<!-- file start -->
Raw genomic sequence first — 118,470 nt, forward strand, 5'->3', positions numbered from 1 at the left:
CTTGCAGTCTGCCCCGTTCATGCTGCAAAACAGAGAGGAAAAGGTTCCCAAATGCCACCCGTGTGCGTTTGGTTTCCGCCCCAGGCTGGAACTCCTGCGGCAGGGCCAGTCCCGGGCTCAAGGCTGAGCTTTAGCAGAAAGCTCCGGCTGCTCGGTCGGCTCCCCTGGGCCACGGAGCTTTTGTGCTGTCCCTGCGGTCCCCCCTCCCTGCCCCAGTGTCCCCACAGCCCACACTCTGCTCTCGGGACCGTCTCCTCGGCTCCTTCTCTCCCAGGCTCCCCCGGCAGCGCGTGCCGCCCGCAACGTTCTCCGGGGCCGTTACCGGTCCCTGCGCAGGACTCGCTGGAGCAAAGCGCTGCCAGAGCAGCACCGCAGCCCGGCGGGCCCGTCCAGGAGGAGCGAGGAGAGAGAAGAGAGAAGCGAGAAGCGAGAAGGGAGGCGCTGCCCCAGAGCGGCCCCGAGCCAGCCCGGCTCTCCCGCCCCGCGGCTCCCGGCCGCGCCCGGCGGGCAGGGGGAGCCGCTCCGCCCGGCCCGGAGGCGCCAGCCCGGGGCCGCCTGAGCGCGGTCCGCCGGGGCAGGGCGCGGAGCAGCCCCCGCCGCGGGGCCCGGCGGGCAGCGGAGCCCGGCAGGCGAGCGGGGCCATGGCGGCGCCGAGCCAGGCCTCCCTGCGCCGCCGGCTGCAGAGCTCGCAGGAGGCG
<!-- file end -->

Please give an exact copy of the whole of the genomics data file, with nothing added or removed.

Raw genomic sequence first — 118,470 nt, forward strand, 5'->3', positions numbered from 1 at the left:
CTTGCAGTCTGCCCCGTTCATGCTGCAAAACAGAGAGGAAAAGGTTCCCAAATGCCACCCGTGTGCGTTTGGTTTCCGCCCCAGGCTGGAACTCCTGCGGCAGGGCCAGTCCCGGGCTCAAGGCTGAGCTTTAGCAGAAAGCTCCGGCTGCTCGGTCGGCTCCCCTGGGCCACGGAGCTTTTGTGCTGTCCCTGCGGTCCCCCCTCCCTGCCCCAGTGTCCCCACAGCCCACACTCTGCTCTCGGGACCGTCTCCTCGGCTCCTTCTCTCCCAGGCTCCCCCGGCAGCGCGTGCCGCCCGCAACGTTCTCCGGGGCCGTTACCGGTCCCTGCGCAGGACTCGCTGGAGCAAAGCGCTGCCAGAGCAGCACCGCAGCCCGGCGGGCCCGTCCAGGAGGAGCGAGGAGAGAGAAGAGAGAAGCGAGAAGCGAGAAGGGAGGCGCTGCCCCAGAGCGGCCCCGAGCCAGCCCGGCTCTCCCGCCCCGCGGCTCCCGGCCGCGCCCGGCGGGCAGGGGGAGCCGCTCCGCCCGGCCCGGAGGCGCCAGCCCGGGGCCGCCTGAGCGCGGTCCGCCGGGGCAGGGCGCGGAGCAGCCCCCGCCGCGGGGCCCGGCGGGCAGCGGAGCCCGGCAGGCGAGCGGGGCCATGGCGGCGCCGAGCCAGGCCTCCCTGCGCCGCCGGCTGCAGAGCTCGCAGGAGGCG